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Chapter 7 The Era of Realism and Naturalism

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1 Chapter 7 The Era of Realism and Naturalism
from An Outline of American Literature by Peter B. High

2 Moving toward Realism in Literature by 1875
influence of French Realism (p.83) changed the relationship between literature and society novel had the power to become a political weapon In literature, realism gives us a picture of life as it really is. Story of realism deal with everyday problems that most people encounter. Sometimes the characters overcome their problems; other times, they don’t.

3 William Dean Howell (1837-1920)
created the first theory for American realism (p.85) “Realism” became a weapon against literary romanticism “Realism” became the mainstream of American literature The Rise of Silas Lapham (1885)

4 William Dean Howell (1837-1920)
“The novelists might be the greatest possible help to us if they painted life as it is, and human feelings in their true proportion and relation.” Novels “should make you think and shame you into wishing to be a more helpful creature than you are.” Novels should depict business and businessmen Good realists should be interested in “the common feelings or commonplace people.

5 William Dean Howell (1837-1920)
A Hazard of New Fortunes (1890) became a kind of socialist, attacking the evils of American capitalism, its selfish competition art and the artist must serve the poor people of society

6 Naturalism a term created by the French novelist, Emile Zola (p.87)
used discoveries and knowledge of modern science to study human life people were not really free; rather, their lives, opinions and morality were all controlled by social, economic and psychological causes

7 Stephen Crane ( ) wrote Maggie: A Girl of the Street (1893) at the age of 22 characters are controlled by their environment (p.88) The Red Badge of Courage (1895), his greatest novel what you become is merely a matter of chance, or fate “The Open Boat” (1898)

8 Hamlin Garland ( ) had deep sympathy for the common people (p.90) his literature was a form of social protest Main-Traveled Roads (1891) life is “determined” by outside conditions and wrote to help improve those conditions described people, places and events in a careful and factual manner impressionistic way of describing, mixes emotions, colors, and sights a message behind these description – the failure of the “American Dream” the forces of American capitalism had destroyed the individual’s freedom

9 Ambrose Bierce ( ) loved to describe the terrifying events and strange forms of death skillful control of detail gives us a clear impression of the ironic fate waiting for a character “An Occurrence at Owl Creek Bridge”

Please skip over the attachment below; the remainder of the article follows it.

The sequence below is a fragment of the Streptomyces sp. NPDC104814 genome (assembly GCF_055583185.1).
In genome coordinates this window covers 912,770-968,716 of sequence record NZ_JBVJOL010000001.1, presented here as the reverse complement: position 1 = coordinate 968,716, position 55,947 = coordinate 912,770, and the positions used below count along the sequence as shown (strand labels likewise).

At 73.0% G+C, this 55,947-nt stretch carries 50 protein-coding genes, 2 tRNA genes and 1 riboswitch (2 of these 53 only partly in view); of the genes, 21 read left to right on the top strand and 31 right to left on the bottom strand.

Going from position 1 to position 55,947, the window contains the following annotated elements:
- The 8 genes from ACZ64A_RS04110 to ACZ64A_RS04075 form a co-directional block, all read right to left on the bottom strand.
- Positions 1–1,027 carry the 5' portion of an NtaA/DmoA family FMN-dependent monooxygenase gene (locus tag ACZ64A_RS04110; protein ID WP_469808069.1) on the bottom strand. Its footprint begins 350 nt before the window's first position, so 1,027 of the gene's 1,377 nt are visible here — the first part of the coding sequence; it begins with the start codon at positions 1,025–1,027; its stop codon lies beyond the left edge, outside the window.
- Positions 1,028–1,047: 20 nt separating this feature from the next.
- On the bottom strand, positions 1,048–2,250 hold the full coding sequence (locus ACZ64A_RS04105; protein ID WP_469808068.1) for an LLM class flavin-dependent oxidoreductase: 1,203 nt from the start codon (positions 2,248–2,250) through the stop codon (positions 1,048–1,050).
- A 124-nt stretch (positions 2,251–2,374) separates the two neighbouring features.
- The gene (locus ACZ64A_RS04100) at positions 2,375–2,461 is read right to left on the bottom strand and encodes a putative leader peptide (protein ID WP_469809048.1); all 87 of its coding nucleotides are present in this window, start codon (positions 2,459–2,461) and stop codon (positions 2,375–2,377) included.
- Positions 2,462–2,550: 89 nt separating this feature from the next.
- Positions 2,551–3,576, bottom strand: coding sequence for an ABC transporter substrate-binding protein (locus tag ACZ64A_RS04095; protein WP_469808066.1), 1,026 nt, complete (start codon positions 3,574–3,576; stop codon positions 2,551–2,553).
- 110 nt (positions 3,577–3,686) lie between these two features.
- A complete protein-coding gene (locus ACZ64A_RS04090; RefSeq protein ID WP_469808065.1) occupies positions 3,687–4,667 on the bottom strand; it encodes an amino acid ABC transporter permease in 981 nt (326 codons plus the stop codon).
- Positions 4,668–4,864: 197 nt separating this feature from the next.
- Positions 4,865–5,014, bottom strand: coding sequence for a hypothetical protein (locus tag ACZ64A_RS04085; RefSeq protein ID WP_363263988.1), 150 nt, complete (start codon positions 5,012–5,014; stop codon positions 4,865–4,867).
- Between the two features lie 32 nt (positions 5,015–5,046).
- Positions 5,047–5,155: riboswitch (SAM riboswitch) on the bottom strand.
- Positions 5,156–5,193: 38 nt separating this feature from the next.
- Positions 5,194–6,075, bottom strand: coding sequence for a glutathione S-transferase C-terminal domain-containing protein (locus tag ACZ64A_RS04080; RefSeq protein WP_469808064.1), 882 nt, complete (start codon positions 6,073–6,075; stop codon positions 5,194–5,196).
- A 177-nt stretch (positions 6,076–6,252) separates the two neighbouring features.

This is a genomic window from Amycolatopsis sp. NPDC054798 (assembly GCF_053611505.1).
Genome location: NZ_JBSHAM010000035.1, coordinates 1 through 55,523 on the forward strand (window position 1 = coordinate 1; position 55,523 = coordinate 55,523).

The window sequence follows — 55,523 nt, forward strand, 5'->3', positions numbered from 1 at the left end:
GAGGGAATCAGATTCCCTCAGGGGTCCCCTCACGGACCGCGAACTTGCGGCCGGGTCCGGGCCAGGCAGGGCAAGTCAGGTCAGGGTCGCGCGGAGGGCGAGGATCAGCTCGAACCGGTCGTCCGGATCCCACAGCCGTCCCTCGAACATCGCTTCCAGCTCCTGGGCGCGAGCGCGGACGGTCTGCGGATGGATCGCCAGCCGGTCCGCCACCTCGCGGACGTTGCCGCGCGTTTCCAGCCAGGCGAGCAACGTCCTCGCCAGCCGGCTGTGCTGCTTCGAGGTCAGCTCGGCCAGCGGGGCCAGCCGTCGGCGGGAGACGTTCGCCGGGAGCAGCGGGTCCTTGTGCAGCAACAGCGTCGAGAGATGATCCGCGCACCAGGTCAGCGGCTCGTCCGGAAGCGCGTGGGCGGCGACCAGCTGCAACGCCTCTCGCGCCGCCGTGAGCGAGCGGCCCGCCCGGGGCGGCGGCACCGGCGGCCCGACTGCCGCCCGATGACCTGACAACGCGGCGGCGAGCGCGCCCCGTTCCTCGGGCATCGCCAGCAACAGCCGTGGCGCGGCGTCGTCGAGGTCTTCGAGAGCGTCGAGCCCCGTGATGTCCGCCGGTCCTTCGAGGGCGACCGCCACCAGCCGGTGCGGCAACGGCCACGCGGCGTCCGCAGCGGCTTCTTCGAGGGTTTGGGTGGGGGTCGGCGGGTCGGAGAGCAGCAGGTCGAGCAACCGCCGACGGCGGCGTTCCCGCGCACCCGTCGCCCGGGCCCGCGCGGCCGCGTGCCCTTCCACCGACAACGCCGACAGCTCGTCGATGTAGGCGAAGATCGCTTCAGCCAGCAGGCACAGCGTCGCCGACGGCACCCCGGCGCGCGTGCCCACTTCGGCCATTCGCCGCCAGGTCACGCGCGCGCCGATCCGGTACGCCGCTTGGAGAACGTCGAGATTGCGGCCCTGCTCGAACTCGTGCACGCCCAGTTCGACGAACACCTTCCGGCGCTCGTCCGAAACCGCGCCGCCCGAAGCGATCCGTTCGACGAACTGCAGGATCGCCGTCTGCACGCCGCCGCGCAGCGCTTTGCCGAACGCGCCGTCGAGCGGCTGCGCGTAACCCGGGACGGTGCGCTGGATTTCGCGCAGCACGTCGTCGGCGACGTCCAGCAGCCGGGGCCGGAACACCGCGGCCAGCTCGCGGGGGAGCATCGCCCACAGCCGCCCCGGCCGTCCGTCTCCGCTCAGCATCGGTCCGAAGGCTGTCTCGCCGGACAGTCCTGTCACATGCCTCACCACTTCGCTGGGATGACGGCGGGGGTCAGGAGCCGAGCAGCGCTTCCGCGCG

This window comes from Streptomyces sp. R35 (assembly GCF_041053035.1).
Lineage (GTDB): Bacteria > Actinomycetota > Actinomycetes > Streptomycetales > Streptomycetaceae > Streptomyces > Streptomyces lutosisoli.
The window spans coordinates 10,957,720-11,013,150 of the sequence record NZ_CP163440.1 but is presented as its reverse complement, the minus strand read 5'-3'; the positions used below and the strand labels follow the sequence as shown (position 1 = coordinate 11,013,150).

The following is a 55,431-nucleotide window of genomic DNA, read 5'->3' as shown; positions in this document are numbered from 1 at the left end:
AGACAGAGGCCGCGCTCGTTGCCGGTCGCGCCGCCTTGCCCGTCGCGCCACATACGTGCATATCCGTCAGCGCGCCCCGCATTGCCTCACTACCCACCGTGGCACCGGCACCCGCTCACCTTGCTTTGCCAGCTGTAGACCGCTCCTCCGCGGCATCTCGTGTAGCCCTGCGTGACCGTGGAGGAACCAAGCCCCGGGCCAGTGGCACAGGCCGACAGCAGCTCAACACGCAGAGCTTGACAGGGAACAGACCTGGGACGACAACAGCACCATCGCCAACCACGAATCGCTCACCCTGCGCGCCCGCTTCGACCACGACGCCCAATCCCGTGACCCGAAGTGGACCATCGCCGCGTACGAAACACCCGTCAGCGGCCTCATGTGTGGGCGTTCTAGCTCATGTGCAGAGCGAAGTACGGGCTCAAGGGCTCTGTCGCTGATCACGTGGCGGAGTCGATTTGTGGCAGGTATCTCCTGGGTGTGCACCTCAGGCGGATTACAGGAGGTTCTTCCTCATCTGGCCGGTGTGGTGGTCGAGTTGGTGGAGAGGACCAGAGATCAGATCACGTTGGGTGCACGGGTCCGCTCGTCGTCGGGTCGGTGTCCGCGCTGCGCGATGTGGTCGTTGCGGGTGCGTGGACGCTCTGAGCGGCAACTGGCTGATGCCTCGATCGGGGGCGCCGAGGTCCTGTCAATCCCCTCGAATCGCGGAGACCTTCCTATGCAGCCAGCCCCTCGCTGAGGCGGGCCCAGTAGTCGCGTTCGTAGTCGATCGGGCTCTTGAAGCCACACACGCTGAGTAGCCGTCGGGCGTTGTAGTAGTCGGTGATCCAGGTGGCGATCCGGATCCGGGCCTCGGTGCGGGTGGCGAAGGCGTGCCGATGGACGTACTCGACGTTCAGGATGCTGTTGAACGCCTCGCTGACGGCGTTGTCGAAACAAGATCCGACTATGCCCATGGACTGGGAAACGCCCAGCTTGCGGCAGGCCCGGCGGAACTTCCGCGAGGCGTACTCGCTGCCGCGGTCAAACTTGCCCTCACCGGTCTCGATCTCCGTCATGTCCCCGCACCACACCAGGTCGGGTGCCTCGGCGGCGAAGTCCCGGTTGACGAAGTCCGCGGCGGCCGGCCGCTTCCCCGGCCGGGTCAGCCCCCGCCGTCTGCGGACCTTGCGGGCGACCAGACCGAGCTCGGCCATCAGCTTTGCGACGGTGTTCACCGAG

10 Henry James ( ) an observer of the mind, psychological realism (p.91) stream of consciousness – the workings of the mind things happen to the character but not as a result of their own actions watch life more than live it What do they see? How do they try to understand it? The changing consciousness of the character is the real story interested in how characters respond to the events of the story events inside one’s head can be dramatic

11 Henry James (1843-1916) Early Works
deal with his thoughts and feelings as an American living in Europe spent most of his time in England Roderick Hudson (1876), The American (1877), “Daisy Miller” (1879), The Portrait of a Lady (1881) contrasts American “innocence” with European “experience” drama is created by the mind

12 Henry James (1843-1916) Mature Period
characters talked about the different aspects and possibilities of the situations they are in drama comes from changing the way of looking at the world to another The Princess Casamassima (1886), The Ambassadors (1903)

13 Henry James ( ) theme 1: a study of single situation or problem studies one problem, “the nature of art,” from various points of view “The Real Thing” (1893), the problem is how art changes reality “The Death of the Lion” (1894) theme 2: unlived life the hero so afraid of life that can’t really live “The Beast in the Jungle” (1903)

14 Henry James ( ) theme 3: introducing children to the evil and immorality “What Maisie Knew” (1897), “The Turn of the Screw” (1898) theme4: being an American was a great problem “It is a complex fate, being an American.” Americans are always being “tested” by European civilization and vice versa. the new possibilities of American civilization

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